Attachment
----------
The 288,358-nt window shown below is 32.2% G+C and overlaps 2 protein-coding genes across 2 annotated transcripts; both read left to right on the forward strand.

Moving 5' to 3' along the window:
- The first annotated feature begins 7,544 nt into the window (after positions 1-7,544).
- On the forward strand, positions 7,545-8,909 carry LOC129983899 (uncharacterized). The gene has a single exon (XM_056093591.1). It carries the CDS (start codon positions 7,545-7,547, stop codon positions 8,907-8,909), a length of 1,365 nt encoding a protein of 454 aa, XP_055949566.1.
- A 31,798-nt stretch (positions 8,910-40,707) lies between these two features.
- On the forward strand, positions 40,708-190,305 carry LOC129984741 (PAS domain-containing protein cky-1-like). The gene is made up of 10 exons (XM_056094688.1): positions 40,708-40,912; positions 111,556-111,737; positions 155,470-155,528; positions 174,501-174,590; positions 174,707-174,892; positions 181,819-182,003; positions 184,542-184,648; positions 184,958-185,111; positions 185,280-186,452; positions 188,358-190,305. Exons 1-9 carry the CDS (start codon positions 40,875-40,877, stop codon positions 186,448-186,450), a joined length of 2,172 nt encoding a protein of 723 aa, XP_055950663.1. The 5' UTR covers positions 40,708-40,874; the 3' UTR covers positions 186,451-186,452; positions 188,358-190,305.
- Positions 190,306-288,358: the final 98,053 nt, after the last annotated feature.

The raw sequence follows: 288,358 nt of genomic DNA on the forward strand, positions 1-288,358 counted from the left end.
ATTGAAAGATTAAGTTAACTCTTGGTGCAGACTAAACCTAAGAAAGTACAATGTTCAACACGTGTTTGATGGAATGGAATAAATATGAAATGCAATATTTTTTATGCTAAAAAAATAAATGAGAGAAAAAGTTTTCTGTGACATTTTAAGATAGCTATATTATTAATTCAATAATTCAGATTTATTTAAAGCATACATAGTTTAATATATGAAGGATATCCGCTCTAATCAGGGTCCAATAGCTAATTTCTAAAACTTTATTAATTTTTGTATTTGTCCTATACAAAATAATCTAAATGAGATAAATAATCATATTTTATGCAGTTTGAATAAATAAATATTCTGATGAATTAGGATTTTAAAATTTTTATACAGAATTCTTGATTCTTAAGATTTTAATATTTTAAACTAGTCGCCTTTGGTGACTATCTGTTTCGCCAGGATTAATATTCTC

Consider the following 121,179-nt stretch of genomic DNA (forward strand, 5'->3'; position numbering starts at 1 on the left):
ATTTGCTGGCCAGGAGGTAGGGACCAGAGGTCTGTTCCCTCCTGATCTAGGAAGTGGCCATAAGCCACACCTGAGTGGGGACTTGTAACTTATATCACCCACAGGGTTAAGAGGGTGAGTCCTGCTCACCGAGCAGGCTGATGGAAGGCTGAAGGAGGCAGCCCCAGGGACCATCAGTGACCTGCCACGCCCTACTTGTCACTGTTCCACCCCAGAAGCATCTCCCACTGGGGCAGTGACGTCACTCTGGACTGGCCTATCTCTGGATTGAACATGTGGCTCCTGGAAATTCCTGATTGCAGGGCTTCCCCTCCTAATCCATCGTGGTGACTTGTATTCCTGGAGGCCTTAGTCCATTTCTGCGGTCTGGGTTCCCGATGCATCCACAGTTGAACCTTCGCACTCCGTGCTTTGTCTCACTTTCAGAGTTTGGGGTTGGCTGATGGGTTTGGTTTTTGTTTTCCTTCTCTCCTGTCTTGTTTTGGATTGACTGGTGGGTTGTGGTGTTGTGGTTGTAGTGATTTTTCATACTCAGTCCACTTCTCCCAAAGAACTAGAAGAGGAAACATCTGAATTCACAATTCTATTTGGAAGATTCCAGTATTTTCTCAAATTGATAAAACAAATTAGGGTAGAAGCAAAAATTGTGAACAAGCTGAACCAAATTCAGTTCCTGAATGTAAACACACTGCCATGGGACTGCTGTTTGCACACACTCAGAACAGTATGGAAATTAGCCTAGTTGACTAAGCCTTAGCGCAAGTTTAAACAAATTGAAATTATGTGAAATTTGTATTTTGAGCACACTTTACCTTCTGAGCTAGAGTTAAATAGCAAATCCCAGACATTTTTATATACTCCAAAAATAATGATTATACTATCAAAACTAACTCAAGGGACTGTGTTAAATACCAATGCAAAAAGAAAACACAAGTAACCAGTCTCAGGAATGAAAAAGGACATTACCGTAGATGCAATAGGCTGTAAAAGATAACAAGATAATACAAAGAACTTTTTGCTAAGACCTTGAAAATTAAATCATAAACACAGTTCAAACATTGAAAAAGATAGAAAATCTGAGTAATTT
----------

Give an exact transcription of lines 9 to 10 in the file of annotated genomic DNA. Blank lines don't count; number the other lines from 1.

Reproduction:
ATTGAAAGATTAAGTTAACTCTTGGTGCAGACTAAACCTAAGAAAGTACAATGTTCAACACGTGTTTGATGGAATGGAATAAATATGAAATGCAATATTTTTTATGCTAAAAAAATAAATGAGAGAAAAAGTTTTCTGTGACATTTTAAGATAGCTATATTATTAATTCAATAATTCAGATTTATTTAAAGCATACATAGTTTAATATATGAAGGATATCCGCTCTAATCAGGGTCCAATAGCTAATTTCTAAAACTTTATTAATTTTTGTATTTGTCCTATACAAAATAATCTAAATGAGATAAATAATCATATTTTATGCAGTTTGAATAAATAAATATTCTGATGAATTAGGATTTTAAAATTTTTATACAGAATTCTTGATTCTTAAGATTTTAATATTTTAAACTAGTCGCCTTTGGTGACTATCTGTTTCGCCAGGATTAATATTCTC

Consider the following 121,179-nt stretch of genomic DNA (forward strand, 5'->3'; position numbering starts at 1 on the left):